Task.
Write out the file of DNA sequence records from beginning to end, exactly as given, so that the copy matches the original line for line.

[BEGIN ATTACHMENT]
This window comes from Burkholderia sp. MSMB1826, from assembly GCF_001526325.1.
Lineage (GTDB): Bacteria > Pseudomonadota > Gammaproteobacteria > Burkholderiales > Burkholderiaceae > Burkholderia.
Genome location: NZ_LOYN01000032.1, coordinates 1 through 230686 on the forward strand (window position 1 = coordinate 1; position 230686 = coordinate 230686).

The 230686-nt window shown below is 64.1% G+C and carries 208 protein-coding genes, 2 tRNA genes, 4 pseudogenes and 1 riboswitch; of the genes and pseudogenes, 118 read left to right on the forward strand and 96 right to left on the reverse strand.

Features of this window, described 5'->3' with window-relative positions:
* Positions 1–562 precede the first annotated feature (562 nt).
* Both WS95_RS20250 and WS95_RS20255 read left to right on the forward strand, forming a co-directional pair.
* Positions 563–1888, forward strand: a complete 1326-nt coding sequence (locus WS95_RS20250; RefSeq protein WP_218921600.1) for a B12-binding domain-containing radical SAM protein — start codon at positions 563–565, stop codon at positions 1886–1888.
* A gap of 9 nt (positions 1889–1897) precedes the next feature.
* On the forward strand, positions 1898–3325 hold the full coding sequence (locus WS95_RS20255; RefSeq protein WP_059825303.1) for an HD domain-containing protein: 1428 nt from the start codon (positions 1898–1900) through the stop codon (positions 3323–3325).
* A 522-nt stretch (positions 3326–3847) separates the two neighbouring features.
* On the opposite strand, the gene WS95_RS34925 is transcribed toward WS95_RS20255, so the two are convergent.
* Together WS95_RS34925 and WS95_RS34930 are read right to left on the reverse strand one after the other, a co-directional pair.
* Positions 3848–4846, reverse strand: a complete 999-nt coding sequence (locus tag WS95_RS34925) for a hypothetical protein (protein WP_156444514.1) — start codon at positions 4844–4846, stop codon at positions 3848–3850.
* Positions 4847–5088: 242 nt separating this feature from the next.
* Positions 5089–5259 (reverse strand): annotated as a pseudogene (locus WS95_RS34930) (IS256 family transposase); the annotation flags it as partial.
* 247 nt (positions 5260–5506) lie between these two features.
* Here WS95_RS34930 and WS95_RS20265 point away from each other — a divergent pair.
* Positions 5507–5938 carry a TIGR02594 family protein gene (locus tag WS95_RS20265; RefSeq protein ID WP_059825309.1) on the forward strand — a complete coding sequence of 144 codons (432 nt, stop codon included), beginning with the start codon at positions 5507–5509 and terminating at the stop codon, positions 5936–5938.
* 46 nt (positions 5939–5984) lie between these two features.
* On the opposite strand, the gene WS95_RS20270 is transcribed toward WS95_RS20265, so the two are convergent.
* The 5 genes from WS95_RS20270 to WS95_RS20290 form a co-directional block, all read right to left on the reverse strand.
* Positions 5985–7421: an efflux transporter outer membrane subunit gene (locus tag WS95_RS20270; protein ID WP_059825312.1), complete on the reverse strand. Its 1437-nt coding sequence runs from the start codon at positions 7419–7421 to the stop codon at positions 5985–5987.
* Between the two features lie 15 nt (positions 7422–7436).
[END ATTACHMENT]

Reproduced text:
This window comes from Burkholderia sp. MSMB1826, from assembly GCF_001526325.1.
Lineage (GTDB): Bacteria > Pseudomonadota > Gammaproteobacteria > Burkholderiales > Burkholderiaceae > Burkholderia.
Genome location: NZ_LOYN01000032.1, coordinates 1 through 230686 on the forward strand (window position 1 = coordinate 1; position 230686 = coordinate 230686).

The 230686-nt window shown below is 64.1% G+C and carries 208 protein-coding genes, 2 tRNA genes, 4 pseudogenes and 1 riboswitch; of the genes and pseudogenes, 118 read left to right on the forward strand and 96 right to left on the reverse strand.

Features of this window, described 5'->3' with window-relative positions:
* Positions 1–562 precede the first annotated feature (562 nt).
* Both WS95_RS20250 and WS95_RS20255 read left to right on the forward strand, forming a co-directional pair.
* Positions 563–1888, forward strand: a complete 1326-nt coding sequence (locus WS95_RS20250; RefSeq protein WP_218921600.1) for a B12-binding domain-containing radical SAM protein — start codon at positions 563–565, stop codon at positions 1886–1888.
* A gap of 9 nt (positions 1889–1897) precedes the next feature.
* On the forward strand, positions 1898–3325 hold the full coding sequence (locus WS95_RS20255; RefSeq protein WP_059825303.1) for an HD domain-containing protein: 1428 nt from the start codon (positions 1898–1900) through the stop codon (positions 3323–3325).
* A 522-nt stretch (positions 3326–3847) separates the two neighbouring features.
* On the opposite strand, the gene WS95_RS34925 is transcribed toward WS95_RS20255, so the two are convergent.
* Together WS95_RS34925 and WS95_RS34930 are read right to left on the reverse strand one after the other, a co-directional pair.
* Positions 3848–4846, reverse strand: a complete 999-nt coding sequence (locus tag WS95_RS34925) for a hypothetical protein (protein WP_156444514.1) — start codon at positions 4844–4846, stop codon at positions 3848–3850.
* Positions 4847–5088: 242 nt separating this feature from the next.
* Positions 5089–5259 (reverse strand): annotated as a pseudogene (locus WS95_RS34930) (IS256 family transposase); the annotation flags it as partial.
* 247 nt (positions 5260–5506) lie between these two features.
* Here WS95_RS34930 and WS95_RS20265 point away from each other — a divergent pair.
* Positions 5507–5938 carry a TIGR02594 family protein gene (locus tag WS95_RS20265; RefSeq protein ID WP_059825309.1) on the forward strand — a complete coding sequence of 144 codons (432 nt, stop codon included), beginning with the start codon at positions 5507–5509 and terminating at the stop codon, positions 5936–5938.
* 46 nt (positions 5939–5984) lie between these two features.
* On the opposite strand, the gene WS95_RS20270 is transcribed toward WS95_RS20265, so the two are convergent.
* The 5 genes from WS95_RS20270 to WS95_RS20290 form a co-directional block, all read right to left on the reverse strand.
* Positions 5985–7421: an efflux transporter outer membrane subunit gene (locus tag WS95_RS20270; protein ID WP_059825312.1), complete on the reverse strand. Its 1437-nt coding sequence runs from the start codon at positions 7419–7421 to the stop codon at positions 5985–5987.
* Between the two features lie 15 nt (positions 7422–7436).